Mary Alden

Mary Alden

  • Highest Rated: 98% The Birth of a Nation (1915)
  • Lowest Rated: 97% Intolerance (1916)
  • Birthday: Invalid date
  • Birthplace: Not Available
  • Entering films in 1914, American actress Mary Alden was almost immediately swept into a momentous chapter of screen history. D. W. Griffith cast Mary as Lydia Brown, the mulatto housekeeper/mistress of reconstructionist senator Austin Stoneman, in the Civil War epic The Birth of a Nation (1915). Mary's big scene, which was often removed in reissue prints due to its racist/erotic content, has Lydia insisting that white senator Sumner treat her as an equal; when the senator refuses, she tears her blouse, falls to the floor, and pretends she's been sexually assaulted! Most of Mary Alden's subsequent film roles weren't quite as showy; she remained in films as a character actress into the talking era, bowing out after 1932's Strange Interlude.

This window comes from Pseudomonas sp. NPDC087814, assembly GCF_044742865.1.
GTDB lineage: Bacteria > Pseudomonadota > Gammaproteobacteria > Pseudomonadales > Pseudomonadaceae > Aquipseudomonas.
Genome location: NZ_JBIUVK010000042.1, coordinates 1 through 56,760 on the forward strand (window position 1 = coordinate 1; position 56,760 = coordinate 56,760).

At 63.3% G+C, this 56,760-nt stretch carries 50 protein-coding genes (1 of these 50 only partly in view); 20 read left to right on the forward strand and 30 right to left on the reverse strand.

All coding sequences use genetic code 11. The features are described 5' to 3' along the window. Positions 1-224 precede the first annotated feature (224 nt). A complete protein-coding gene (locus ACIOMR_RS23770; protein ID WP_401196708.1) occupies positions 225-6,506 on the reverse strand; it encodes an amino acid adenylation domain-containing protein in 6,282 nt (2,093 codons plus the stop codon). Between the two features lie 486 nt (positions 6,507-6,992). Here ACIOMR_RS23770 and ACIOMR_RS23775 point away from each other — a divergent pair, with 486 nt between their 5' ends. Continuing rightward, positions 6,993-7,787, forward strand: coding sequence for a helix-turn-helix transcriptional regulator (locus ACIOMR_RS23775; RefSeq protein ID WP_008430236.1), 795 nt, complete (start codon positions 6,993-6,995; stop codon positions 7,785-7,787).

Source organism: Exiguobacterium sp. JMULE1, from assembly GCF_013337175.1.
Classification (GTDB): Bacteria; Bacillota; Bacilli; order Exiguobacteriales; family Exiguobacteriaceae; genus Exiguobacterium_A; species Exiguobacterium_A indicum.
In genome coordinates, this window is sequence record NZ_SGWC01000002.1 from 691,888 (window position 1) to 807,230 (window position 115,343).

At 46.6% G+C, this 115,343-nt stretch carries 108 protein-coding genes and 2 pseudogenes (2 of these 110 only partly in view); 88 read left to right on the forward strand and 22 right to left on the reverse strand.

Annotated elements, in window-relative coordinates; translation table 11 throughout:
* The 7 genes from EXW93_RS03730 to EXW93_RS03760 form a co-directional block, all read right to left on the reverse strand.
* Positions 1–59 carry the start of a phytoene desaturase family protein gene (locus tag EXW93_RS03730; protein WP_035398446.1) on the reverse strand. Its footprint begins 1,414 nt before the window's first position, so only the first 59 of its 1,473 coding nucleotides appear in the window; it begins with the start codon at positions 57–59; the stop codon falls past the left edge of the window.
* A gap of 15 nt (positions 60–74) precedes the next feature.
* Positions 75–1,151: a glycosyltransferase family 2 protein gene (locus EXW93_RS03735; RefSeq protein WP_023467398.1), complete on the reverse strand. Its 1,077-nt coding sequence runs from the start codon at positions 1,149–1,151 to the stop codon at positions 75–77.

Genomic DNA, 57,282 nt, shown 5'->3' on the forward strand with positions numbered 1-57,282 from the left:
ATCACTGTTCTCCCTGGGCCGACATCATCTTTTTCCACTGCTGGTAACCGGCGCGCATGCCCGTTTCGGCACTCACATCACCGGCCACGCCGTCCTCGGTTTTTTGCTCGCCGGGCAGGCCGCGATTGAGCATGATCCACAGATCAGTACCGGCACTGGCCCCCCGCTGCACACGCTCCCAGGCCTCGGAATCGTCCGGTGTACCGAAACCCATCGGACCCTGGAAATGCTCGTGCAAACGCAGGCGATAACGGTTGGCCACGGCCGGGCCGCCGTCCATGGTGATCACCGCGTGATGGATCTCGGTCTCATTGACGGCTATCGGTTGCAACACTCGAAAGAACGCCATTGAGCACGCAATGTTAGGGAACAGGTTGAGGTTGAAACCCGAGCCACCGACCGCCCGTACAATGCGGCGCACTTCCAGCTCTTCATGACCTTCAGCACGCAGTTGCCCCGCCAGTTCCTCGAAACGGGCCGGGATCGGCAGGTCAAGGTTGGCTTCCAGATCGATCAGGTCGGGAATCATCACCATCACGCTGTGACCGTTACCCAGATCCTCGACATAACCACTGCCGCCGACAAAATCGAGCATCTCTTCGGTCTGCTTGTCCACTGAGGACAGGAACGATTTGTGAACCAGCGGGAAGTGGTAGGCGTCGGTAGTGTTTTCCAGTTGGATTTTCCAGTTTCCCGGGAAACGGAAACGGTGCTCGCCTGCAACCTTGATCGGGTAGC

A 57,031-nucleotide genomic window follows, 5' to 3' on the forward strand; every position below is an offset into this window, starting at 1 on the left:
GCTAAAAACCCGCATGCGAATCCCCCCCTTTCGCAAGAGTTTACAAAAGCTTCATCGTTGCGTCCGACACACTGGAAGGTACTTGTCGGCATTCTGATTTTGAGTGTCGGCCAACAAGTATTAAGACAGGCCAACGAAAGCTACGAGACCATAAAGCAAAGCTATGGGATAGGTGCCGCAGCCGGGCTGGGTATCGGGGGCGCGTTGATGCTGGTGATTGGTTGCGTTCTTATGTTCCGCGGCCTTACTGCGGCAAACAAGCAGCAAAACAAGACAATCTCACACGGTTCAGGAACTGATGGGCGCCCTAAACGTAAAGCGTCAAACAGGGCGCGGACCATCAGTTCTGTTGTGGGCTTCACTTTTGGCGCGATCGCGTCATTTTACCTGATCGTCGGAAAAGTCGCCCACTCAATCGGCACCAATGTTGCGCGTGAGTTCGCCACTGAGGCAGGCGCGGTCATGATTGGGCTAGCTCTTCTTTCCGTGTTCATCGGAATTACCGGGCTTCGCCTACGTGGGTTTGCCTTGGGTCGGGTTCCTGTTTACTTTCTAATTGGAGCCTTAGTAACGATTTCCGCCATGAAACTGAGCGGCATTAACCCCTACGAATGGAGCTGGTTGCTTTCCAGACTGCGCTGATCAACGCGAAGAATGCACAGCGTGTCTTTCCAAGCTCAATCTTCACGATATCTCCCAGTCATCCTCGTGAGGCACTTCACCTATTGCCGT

Highest Rated Movies








No Score Yet Strange Interlude Maid 1932
No Score Yet Hell's House Mrs. Mason 1932
No Score Yet Politics Mrs. Evans 1931
No Score Yet The Cossacks Lukashka's Mother 1928
No Score Yet April Fool Amelia Rosen 1926
No Score Yet Brown of Harvard Mrs. Brown 1926
No Score Yet The Plastic Age Mrs. Carver 1925
No Score Yet Silk Husbands and Calico Wives Actor 1920
No Score Yet Unpardonable Sin Actor 1919
97% Intolerance "Uplifter" and Reformer 1916
98% The Birth of a Nation Lydia 1915
No Score Yet Home Sweet Home Mother, from the 2nd Story 1914
No Score Yet The Battle of the Sexes Mrs. Frank Andrews 1914


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